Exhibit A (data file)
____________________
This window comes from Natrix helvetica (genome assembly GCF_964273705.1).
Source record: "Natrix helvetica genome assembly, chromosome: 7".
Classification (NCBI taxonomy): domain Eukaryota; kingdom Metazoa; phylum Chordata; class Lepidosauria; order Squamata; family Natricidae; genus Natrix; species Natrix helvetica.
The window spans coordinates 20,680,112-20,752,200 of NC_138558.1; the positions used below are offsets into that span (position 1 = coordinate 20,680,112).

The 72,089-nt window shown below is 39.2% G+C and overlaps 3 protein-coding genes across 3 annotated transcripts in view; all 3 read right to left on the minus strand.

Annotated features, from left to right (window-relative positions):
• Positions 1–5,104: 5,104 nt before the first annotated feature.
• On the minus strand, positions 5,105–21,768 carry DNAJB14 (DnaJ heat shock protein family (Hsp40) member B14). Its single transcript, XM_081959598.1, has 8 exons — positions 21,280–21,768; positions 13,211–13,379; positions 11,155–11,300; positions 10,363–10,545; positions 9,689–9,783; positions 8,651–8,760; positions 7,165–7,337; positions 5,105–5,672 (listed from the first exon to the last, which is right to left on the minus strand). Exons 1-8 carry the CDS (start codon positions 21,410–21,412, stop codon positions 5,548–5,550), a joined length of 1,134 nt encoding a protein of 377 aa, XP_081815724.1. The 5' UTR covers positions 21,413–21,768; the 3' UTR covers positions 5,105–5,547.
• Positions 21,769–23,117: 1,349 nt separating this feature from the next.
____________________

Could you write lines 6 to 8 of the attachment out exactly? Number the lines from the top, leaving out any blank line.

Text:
Annotated features, from left to right (window-relative positions):
• Positions 1–5,104: 5,104 nt before the first annotated feature.
• On the minus strand, positions 5,105–21,768 carry DNAJB14 (DnaJ heat shock protein family (Hsp40) member B14). Its single transcript, XM_081959598.1, has 8 exons — positions 21,280–21,768; positions 13,211–13,379; positions 11,155–11,300; positions 10,363–10,545; positions 9,689–9,783; positions 8,651–8,760; positions 7,165–7,337; positions 5,105–5,672 (listed from the first exon to the last, which is right to left on the minus strand). Exons 1-8 carry the CDS (start codon positions 21,410–21,412, stop codon positions 5,548–5,550), a joined length of 1,134 nt encoding a protein of 377 aa, XP_081815724.1. The 5' UTR covers positions 21,413–21,768; the 3' UTR covers positions 5,105–5,547.